The Caryota urens is a palm native to the Indian Subcontinent and Southeast Asia where they grow in fields and rainforest clearings. This palm grows up to 60+ feet high and produces large hanging clusters of flowers near the top. As these plants are monocarpic, the completion of the flower and fruiting process results in the death of the tree. They flower from the top down, and once the last fruit on the bottom inflorescence matures, the plant dies. Caryota is the only genus of palm with bipinnate leaves. Each leaflet is about 30 cm long with one pointed edge and one jagged edge, and their distinctive shape accounts for the palm’s common name, fishtail palm.
The species name urens is Latin for “stinging”, referring to the fruit of this palm, which – like all Caryota palms – contains oxalic acid, a skin and membrane irritant. Other common names for the palm refer to the products made from it: the toddy palm, wine palm, jaggery palm. Its also known as the kithul palm in Sri Lanka.
The Caryota urens leaf is used as fishing rod after trimming the branches of the leaf and drying, and the trunk is used for construction and is notable for its attractive appearance and strength. The trunk yields starch (sago), which is eaten in times of famine. The leaves produce strong fibres that are made into ropes, brushes and baskets. Kittal fibre (obtained from the fibrous vascular bundles of the leaf) is exported from Sri Lanka. The stem apex (palm heart or palm cabbage) can be eaten when cooked. Pulp of the fully grown up plant is cut, sun dried, powdered and is edible. This powder is considered cool and nutritious in Coastal districts of Karnataka, india. Elephants love this plant – both leaf & the pulp, as well.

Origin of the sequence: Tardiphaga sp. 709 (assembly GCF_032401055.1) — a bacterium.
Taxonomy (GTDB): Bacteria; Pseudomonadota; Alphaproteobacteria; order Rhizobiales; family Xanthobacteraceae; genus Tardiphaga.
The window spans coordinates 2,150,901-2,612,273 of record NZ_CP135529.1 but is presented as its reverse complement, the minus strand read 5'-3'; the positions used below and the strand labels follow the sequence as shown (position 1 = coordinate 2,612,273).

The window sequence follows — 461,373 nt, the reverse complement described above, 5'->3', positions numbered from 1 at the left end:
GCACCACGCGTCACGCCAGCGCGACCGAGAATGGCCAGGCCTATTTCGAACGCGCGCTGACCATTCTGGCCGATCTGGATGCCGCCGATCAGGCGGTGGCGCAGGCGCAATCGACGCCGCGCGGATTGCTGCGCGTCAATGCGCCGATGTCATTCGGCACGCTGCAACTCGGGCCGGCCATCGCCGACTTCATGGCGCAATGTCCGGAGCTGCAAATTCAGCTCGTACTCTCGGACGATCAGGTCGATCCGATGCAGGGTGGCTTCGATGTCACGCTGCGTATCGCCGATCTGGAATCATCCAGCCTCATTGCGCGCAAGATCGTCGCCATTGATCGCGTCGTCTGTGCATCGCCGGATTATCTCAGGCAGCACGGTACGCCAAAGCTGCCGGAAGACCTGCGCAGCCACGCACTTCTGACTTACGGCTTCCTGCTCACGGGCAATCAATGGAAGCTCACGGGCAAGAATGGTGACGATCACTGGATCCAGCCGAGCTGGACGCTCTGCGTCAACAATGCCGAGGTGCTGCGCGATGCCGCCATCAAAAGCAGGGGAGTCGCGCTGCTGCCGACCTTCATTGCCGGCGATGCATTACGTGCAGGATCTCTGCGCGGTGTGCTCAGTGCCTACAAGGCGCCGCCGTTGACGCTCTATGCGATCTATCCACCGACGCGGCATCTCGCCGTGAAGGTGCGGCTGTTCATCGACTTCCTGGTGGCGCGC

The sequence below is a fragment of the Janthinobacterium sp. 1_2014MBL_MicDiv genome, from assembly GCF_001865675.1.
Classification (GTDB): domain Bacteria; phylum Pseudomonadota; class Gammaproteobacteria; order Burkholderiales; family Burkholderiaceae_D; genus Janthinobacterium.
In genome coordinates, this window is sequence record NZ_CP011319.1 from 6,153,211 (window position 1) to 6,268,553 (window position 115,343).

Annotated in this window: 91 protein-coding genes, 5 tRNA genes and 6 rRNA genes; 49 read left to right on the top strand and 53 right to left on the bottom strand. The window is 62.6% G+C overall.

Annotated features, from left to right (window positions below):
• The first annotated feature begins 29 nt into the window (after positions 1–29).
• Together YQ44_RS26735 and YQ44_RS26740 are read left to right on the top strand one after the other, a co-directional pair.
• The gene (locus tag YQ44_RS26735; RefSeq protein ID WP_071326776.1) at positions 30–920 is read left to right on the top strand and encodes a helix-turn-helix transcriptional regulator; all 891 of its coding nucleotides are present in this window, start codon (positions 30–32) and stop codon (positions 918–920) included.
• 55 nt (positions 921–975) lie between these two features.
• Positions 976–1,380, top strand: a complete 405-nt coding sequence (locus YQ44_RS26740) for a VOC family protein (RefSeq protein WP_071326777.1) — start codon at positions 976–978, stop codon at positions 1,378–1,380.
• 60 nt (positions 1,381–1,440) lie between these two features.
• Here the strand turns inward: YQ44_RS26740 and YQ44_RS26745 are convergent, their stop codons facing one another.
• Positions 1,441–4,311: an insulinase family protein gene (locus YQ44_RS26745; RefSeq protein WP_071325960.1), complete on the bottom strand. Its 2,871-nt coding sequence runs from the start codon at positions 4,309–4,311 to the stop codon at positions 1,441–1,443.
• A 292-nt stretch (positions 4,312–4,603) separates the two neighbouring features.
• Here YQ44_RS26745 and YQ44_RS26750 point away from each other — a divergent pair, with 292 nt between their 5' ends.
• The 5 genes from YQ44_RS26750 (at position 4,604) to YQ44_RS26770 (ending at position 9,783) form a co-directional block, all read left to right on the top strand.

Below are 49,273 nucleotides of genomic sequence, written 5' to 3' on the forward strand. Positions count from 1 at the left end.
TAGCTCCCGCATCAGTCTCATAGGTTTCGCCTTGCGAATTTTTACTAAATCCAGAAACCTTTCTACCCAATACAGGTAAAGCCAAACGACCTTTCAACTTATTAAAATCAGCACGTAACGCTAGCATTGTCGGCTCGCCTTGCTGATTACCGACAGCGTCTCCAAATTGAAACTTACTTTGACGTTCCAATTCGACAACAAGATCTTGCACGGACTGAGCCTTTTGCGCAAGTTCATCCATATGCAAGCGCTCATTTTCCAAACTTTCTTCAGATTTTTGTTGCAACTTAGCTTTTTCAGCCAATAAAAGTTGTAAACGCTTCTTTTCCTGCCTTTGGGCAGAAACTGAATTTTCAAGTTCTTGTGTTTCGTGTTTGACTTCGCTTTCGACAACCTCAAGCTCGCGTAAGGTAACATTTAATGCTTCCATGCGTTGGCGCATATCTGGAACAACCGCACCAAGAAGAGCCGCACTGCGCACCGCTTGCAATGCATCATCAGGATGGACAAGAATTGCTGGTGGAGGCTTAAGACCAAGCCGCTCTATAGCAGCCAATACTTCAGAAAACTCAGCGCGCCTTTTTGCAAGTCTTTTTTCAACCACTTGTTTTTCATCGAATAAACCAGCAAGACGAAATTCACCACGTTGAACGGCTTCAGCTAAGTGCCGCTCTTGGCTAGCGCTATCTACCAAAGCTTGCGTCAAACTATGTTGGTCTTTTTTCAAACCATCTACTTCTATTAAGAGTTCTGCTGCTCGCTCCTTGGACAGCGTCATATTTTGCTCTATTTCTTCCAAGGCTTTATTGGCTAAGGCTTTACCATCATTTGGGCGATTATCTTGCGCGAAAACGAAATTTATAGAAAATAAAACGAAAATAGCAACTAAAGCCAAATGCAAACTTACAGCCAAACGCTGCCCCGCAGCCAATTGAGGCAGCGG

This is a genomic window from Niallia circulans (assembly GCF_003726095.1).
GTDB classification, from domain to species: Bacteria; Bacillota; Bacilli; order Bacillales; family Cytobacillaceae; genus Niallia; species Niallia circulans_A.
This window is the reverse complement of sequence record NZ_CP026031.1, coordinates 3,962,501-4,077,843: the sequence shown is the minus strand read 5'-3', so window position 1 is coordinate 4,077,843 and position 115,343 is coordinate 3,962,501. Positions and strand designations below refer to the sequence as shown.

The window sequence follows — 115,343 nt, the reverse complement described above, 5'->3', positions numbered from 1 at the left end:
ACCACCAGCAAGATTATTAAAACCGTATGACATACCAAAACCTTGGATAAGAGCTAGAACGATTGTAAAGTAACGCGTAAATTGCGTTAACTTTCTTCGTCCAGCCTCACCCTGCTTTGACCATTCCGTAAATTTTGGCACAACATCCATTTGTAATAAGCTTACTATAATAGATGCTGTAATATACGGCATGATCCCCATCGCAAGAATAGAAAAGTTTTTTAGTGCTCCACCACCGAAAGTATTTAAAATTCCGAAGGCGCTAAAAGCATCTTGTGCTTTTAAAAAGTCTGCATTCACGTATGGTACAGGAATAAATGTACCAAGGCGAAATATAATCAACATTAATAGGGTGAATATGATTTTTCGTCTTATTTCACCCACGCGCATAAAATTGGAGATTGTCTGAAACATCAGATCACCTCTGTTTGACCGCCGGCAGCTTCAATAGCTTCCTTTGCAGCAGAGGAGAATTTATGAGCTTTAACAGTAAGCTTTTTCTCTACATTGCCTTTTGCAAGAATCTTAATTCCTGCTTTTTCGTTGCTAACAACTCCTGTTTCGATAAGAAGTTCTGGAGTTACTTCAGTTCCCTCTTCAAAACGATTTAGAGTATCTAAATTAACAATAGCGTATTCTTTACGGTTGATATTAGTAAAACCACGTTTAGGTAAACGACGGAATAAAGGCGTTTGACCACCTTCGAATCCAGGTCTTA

These “sugar palms” can produce ten times more sap than palmyra or coconut palms and the fruits are commonly fermented into an alcoholic drink – a palm wine or toddy. In addition, the sap can be boiled down into syrup or jaggery, a coarse dark brown sugar made from the sap that is popular in India and Sri Lanka.
The treacle (uncrystallized syrup made during the sugar refining process) of this palm was highly valued by Sri Lanka’s ancient monarchy. Sap from the region near Rogesen Gama (Central Sri Lanka) is of especially high quality, so the villagers say the old kings are blessing them from their graves. Both the jaggery and the treacle are sold in local markets.
Today, these palms are used as decorative materials and in some areas it has been completely wiped out for short term gains.
There are six of this palm species thriving in the Merwin Palm Collection.
Note: Care needs to be taken handling the fruit of all Caryota speciaes, as they contain oxalic acid crystals which are a skin and membrane irritant. They cannot be eaten without being properly processed.
Want to “virtually explore” the Merwin Palm Collection? Search through our archive of Palm Facts of the Week, featuring palms hand-planted by W.S Merwin. To search through the Online Merwin Palm Database, visit this link.
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